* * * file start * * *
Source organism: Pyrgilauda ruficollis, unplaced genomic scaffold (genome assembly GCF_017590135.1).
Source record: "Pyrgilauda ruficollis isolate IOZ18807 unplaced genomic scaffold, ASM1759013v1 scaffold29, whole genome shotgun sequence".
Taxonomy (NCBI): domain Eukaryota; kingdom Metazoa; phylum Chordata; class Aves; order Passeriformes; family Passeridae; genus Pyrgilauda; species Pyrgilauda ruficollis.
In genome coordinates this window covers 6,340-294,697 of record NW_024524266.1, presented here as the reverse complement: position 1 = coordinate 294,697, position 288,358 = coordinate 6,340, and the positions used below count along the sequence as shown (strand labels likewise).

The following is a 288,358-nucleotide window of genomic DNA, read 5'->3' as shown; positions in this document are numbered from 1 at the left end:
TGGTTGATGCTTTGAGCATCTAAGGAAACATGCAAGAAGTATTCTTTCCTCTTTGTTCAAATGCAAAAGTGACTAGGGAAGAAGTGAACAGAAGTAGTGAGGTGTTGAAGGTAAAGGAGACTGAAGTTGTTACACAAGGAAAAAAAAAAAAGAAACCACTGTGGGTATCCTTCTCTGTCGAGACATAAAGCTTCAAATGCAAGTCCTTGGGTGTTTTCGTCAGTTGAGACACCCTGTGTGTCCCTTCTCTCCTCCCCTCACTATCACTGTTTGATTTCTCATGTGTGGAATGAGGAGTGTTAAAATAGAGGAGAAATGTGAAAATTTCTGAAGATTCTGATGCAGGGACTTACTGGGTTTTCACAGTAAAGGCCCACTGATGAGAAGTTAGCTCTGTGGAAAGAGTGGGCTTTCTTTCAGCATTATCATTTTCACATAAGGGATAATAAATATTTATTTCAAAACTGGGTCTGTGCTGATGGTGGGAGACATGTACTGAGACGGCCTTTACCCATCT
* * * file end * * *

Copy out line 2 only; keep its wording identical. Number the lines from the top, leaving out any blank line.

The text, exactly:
Source record: "Pyrgilauda ruficollis isolate IOZ18807 unplaced genomic scaffold, ASM1759013v1 scaffold29, whole genome shotgun sequence".